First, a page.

Anderson House was built between 1902 and 1905 as the winter residence of Larz Anderson, an American diplomat, and his wife, Isabel Weld Perkins, an author and American Red Cross volunteer. The architects Arthur Little and Herbert Browne of Boston designed Anderson House in the Beaux-Arts style. Anderson House was listed on the National Register of Historic Places in 1971 and was further designated a National Historic Landmark in 1996.
The General Society's museum collections include portraits, armaments, and personal artifacts of Revolutionary War soldiers; commemorative objects; objects associated with the history of the Society and its members, including Cincinnati china and insignia; portraits and personal artifacts of members of the Anderson family; and artifacts related to the history of the house, including the U.S. Navy's occupation of it during World War II.
The library of the General Society of the Cincinnati collects, preserves, and makes available for research printed and manuscript materials relating to the military and naval history of the eighteenth century and early nineteenth century, with a particular concentration on the people and events of the American Revolution and the War of 1812. The collection includes a variety of modern and rare materials including official military documents, contemporary accounts and discourses, manuscripts, maps, graphic arts, literature, and many works on naval art and science. In addition, the library is the home to the archives of the Society of the Cincinnati as well as a collection of material relating to Larz and Isabel Anderson. The library is open to researchers by appointment.
The Society of the Cincinnati in the State of New Hampshire owns and operates through a board of governors the American Independence Museum in Exeter, New Hampshire. The American Independence Museum is a private, not-for-profit institution whose mission is to provide a place for the study, research, education and interpretation of the American Revolution and of the role that New Hampshire, Exeter, and the Gilman family played in the founding of the new republic. Museum collections include two rare drafts of the U.S. Constitution, an original Dunlap Broadside of the United States Declaration of Independence, as well as an original Badge of Military Merit, awarded by George Washington to soldiers demonstrating extraordinary bravery. Exhibits highlight the Society of the Cincinnati, the nation's oldest veterans' society, and its first president, George Washington. Permanent collections include American furnishings, ceramics, silver, textiles and military ephemera. See below for a link to the museum.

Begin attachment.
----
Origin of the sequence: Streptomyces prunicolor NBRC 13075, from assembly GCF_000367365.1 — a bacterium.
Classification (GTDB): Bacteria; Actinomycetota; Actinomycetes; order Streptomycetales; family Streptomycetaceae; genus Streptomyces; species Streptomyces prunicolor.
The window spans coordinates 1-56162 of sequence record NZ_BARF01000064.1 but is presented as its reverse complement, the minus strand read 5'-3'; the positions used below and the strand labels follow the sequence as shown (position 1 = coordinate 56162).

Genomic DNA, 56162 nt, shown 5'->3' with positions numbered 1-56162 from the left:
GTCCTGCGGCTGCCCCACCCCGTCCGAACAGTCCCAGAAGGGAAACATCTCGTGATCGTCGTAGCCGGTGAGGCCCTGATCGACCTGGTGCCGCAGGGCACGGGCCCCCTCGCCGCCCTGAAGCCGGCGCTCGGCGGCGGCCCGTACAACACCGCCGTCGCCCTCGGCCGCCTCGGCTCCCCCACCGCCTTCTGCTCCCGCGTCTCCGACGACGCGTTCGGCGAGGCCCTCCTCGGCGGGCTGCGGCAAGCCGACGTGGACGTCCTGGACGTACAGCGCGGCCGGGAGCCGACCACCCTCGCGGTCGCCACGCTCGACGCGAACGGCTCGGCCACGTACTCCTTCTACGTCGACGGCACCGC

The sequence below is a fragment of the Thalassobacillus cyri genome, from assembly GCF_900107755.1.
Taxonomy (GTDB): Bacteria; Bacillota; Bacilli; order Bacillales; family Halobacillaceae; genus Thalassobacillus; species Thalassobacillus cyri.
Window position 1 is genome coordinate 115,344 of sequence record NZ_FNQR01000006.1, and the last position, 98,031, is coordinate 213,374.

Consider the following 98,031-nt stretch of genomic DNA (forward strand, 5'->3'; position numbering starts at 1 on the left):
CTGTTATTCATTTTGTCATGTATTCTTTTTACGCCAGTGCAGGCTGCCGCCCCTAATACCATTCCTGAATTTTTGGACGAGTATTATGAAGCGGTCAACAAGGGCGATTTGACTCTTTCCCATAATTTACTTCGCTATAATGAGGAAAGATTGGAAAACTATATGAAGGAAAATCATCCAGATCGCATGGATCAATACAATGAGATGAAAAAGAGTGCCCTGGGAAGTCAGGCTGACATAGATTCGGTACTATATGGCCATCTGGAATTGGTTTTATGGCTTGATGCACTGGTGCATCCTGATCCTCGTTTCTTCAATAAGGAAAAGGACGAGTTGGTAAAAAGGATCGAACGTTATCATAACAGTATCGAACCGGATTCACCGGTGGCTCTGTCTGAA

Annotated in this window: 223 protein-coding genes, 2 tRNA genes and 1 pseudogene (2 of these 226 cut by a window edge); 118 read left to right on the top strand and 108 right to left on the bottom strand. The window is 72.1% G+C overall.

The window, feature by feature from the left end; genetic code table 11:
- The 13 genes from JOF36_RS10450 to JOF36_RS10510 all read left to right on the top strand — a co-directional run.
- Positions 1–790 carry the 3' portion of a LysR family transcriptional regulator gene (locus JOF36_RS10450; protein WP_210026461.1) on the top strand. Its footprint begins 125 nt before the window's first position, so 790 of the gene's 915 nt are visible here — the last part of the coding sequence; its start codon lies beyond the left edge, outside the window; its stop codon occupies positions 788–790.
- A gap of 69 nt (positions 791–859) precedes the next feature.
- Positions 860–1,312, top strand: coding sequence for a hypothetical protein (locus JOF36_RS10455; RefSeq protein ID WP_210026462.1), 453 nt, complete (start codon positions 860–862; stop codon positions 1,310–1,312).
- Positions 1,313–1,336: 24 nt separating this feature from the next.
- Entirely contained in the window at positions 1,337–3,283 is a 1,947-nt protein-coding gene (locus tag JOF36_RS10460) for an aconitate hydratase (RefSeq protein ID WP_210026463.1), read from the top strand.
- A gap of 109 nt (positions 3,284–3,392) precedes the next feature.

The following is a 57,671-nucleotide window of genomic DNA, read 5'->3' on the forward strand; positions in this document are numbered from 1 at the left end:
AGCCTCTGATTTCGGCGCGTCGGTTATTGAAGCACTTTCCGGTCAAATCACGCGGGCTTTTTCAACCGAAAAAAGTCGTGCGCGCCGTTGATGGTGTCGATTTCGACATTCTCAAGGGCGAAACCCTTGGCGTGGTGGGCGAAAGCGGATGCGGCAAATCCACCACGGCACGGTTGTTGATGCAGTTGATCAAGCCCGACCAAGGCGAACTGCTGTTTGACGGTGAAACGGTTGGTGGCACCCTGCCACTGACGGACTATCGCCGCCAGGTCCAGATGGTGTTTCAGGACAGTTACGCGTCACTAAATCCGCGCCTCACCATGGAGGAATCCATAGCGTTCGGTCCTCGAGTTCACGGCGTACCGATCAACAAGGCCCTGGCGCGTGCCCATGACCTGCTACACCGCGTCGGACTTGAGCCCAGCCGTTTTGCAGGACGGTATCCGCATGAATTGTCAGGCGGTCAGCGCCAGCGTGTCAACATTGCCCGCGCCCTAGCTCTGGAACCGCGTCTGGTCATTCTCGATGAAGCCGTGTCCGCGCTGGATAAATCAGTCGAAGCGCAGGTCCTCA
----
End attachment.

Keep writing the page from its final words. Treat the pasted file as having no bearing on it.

Since its inception, the Society of the Cincinnati has allowed for honorary members to be admitted who have distinguished themselves in military or public service.
Note - Every president who served in the eras of 1885 to 1923 (38 years) and from 1929 to 1953 (24 years) was an honorary member of the Society. Presidents George Washington and James Monroe were original members of the Society and President Franklin Pierce was an hereditary member. Zachary Taylor was admitted as an honorary member of the New York Society in 1847, and could have been a hereditary member of the Virginia Society by right of his father, Lieutenant Colonel Richard Taylor (d. 1826), had it been active at the time of his father's death.
Dislike of establishing Ranks of Nobility.